11 June 2018 | News

Secondary Ticketing - a parliamentary debate

The issue of secondary ticketing was discussed in parliament last week, here's all you need to know.

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Written by Vibe Tickets

The issue of secondary ticketing was brought up in Parliament last week as MP's discussed the current state of the market. During the debate, Richard Bacon MP for Norfolk stated:

'Secondary ticketing is an area of great controversy that raises important questions about consumer protection, business freedom and responsibility, the ethics or legality of certain types of behaviour, and indeed the clarity of the law and whether it is applied correctly.'

Bacon spoke about the stranglehold that Live Nation as a venue owner, event promoter, artist management company, owner of primary ticketing business Ticketmaster, owner of secondary ticketing GetMeIn and Seatwave, has on all elements of our live experience.

How can such control breed a fair marketplace? Bacon stated 'that is a very obvious source of conflicts of interest.'

What is most alarming for us is that Ticketmaster, GetMeIn and Seatwave are all owned by the same people, a primary ticket company (Ticketmaster) and secondary ticket companies (GetMeIn / Seatwave) can surely manoeuvre proceedings to make it more profitable for each other.

They wouldn't do that, would they? They can't do that, can they?

Bacon said,

'If the secondary trading website is owned by the primary providers of the tickets—the concert promoters—they may make more money from the resale of the ticket than by having originally issued it... There is, then, a massive incentive for any primary provider that owns a secondary platform to ensure that the secondary platform has enough tickets.'

WOW! So as well as controlling the market, there's actually an 'incentive' for tickets to bypass Ticketmaster and get placed straight on GetMeIn or Seatwave because the company makes more money through the secondary market! Insane! Do genuine fans stand a chance? How can we compete with a company that can manipulate a market like that!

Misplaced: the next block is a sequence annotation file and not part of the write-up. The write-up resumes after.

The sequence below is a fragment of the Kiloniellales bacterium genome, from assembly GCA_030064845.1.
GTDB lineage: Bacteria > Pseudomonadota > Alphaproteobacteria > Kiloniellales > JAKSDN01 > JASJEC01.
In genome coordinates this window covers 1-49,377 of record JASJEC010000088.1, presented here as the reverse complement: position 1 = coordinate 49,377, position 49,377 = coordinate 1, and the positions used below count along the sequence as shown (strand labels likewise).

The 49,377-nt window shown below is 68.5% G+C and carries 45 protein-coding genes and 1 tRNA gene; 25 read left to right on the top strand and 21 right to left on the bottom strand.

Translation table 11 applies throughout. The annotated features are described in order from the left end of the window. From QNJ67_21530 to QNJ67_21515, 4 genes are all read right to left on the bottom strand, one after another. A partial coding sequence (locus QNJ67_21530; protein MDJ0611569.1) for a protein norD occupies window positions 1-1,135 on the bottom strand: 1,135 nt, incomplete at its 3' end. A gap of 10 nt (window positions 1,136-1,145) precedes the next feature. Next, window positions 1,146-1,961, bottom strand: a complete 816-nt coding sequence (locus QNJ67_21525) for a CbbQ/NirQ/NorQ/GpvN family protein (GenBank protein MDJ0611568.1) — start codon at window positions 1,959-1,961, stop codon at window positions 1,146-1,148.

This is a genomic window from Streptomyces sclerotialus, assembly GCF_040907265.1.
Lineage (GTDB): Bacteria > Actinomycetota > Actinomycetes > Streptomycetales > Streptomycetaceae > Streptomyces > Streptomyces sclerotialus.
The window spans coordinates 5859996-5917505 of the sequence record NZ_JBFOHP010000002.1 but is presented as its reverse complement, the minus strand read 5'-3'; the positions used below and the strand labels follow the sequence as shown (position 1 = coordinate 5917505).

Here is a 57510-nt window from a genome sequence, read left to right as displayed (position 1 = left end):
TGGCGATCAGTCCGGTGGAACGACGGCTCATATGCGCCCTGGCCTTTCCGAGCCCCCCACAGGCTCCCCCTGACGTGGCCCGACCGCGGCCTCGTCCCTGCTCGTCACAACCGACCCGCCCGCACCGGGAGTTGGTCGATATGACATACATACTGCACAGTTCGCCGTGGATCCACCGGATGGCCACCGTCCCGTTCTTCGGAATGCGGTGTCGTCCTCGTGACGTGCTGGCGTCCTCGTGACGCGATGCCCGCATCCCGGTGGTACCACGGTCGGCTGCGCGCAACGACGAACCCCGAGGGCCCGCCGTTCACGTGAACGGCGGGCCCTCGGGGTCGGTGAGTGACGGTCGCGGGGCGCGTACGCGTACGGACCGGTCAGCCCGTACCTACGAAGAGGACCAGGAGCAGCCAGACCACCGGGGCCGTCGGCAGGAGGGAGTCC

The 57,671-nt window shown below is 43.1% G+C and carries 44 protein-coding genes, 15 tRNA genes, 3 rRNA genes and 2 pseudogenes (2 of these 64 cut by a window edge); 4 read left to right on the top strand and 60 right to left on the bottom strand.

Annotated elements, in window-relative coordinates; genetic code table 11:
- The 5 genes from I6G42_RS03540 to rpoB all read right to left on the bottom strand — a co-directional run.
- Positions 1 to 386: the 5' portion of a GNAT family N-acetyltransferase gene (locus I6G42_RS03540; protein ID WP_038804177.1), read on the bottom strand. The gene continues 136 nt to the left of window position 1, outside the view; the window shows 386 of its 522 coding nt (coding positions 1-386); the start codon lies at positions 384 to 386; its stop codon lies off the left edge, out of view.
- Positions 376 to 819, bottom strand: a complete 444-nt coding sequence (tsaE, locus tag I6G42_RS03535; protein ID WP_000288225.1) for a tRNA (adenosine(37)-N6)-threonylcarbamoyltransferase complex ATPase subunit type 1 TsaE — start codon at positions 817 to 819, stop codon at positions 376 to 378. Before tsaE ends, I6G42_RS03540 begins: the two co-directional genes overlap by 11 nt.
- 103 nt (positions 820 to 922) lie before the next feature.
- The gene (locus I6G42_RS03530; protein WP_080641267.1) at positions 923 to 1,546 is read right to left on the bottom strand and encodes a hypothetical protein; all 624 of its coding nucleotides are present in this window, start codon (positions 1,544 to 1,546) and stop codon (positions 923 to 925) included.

We continuously call for transparency, but with a controlling group at the summit, keeping everything in-house, we just aren't getting it. How do so many tickets end-up on resale platforms? Did they ever arrive on the primary platform in the first place? There's no transparency because there are things that they don't want us to see, things they don't want us to know, and ways that they can continually milk the profits at the detriment of genuine fans.

Margot James, Minister for Digital and the Creative industries stated, 'there is a role for responsible secondary ticketing platforms if only to give fans the opportunity to resell a reasonable price ticket for events they are genuinely no longer able to attend. Nevertheless, I am concerned that these genuine fans are being crowded out on these platforms by professional resellers, who harvest hundreds of tickets on the primary market with no intention of using them themselves.'

So that's why what we are doing is so important, Vibe Tickets is a place for fan-to-fan transactions that happen because people are genuinely no longer able to attend the gig they had tickets for. There IS a need for resale! You shouldn't be left out of pocket because you can no longer go to a gig, you shouldn't have to list your ticket at a stupidly high price so you can get back the money you paid for it AND a resale site can make some money from you! That's wrong, and that's why at Vibe we make it much easier for you.

At Vibe Tickets we don't charge any fees at all, no fees for the buyer, no fees for the seller, this way, prices aren't driven higher we want you to come to an agreement with the fan you're connecting that suits you both, you shouldn't have to factor fees into that. We understand the stress of having to get rid of a ticket or buy a ticket last-minute, service charges or hidden fees just add to the stress, we're not about that!

Closing the debate, Margot James added, 'the Government recognise that the process of distributing and buying tickets can often be a cause of public frustration and concern. We are determined to crack down on unacceptable behaviour and have made quite a bit of progress to date.'

What we are building is with the aim of easing that public frustration. We share the concerns and are building Vibe Tickets with those concerns in mind. People want a change to a way the current systems work, we're tired of fans missing out, so we're working to ensure that doesn't happen.